by Caitlyn Willows – www.caitlynwillows.com
They hunt a killer who will stop at nothing to protect his identity, even if that means threatening the one link between them—their son.
When Staff Sergeant Rowan McKinley is charged with murder, she wants the best defense counsel the Marine Corps has to offer—Captain Phillip Stuart. Seeking his help means opening old wounds. It’s a risk she must take to save herself.
Phillip swore he’d never have anything to do with the one woman who had not only broken his heart but had crushed it. Helping her was personal suicide. But professionally, it could be the coup de grace of his career—that next rung on the ladder, the next challenge he was looking for.
The love and passion each thought gone sparks to life—only now it is forbidden by military law. Knowing the rules and adhering to them are very different matters. But who should make the sacrifice when both are destined to soar to the top of their ranks?
The choice might be taken from their hands. There is a killer with just as much to lose who will stop at nothing to protect his identity, even if that means threatening the one link between Phillip and Rowan—the son Phillip never knew he had.
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The accused, Staff Sergeant Rowan A. McKinley, requests your presence as independent military counsel…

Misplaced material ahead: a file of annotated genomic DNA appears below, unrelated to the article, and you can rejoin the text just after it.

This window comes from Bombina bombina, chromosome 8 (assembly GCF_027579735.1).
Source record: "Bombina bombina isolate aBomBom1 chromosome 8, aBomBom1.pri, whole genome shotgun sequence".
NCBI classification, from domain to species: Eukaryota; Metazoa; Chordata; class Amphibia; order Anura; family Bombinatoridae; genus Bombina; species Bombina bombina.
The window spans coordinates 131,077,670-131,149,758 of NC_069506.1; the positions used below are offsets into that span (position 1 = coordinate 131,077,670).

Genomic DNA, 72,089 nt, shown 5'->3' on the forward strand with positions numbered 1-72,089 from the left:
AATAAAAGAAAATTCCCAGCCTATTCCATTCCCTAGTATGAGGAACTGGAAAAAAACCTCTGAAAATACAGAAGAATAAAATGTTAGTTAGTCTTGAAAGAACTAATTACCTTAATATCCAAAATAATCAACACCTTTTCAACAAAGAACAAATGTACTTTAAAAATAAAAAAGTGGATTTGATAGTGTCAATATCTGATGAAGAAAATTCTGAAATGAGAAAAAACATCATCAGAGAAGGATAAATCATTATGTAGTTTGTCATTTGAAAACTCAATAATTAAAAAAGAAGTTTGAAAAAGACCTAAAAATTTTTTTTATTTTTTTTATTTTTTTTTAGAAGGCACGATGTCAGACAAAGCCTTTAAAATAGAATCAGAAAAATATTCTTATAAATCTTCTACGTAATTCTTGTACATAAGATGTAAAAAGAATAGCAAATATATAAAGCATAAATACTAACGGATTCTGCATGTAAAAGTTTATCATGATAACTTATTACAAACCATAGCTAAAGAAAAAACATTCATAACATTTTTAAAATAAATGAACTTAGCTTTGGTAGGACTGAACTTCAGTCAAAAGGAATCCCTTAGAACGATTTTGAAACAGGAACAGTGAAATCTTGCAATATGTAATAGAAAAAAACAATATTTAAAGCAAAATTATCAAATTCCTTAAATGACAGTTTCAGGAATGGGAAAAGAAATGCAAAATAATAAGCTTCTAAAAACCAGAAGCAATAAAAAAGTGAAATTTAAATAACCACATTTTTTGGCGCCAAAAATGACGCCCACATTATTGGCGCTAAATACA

Phillip’s face drained of color. His gut twisted. Breathing was out of the question.
Odd, when he had been thinking of her only minutes before. But then, when didn’t he think of her?
Beautiful, talented Rowan McKinley… The one woman he held up against the others. The one who hadn’t bothered to return his heart before she’d walked out of his life.
What the hell is she doing in the Marine Corps? More importantly, what had she done to need the services of a Marine defense attorney?
Time stopped as he grappled for the stack of papers—or maybe it took a giant step back. In either event, Phillip couldn’t put two coherent thoughts together. Before he could read on, the door to his office flew open. The tan, inquiring face of his best friend and fellow attorney, Captain Zachary Taylor, poked around the doorjamb.
“I got a call from a friend of mine at the base in Twentynine Palms. There’s been a murder involving a staff sergeant, some woman by the name of—”
“McKinley,” Phillip muttered. Afraid Zach would see the true depth of his feelings, he kept his gaze locked on the papers. “The case has been offered to me.”
Zach lunged for the papers, snatching them out of Phillip’s grasp. “Well, aren’t you Mr. Popularity. Let’s have a look-see.”
He scanned the request form, eyes widening. “Why you? You’re not a defense counsel. This staff sergeant could have any military attorney at that base or even a civilian lawyer, providing she could afford one.”
Zach glanced up before Phillip could mask his feelings. The teasing stopped as Zach’s deep brown eyes narrowed with suspicion. He knew Phillip too well. A definite downfall in having a best friend.
“What is she to you?”
“What was she, you mean.” Phillip met Zach’s steady gaze with one of his own. “She was once the most important person in my life.” His mouth twisted and he whispered, “The bitch.”
Zach tossed the papers back to the desk. “That’s funny. I’ve known you for over eight years and you’ve never mentioned her.” He dropped into the chair across from Phillip, resting his feet on the edge of the desk. “Why the big secret? What’s the story?”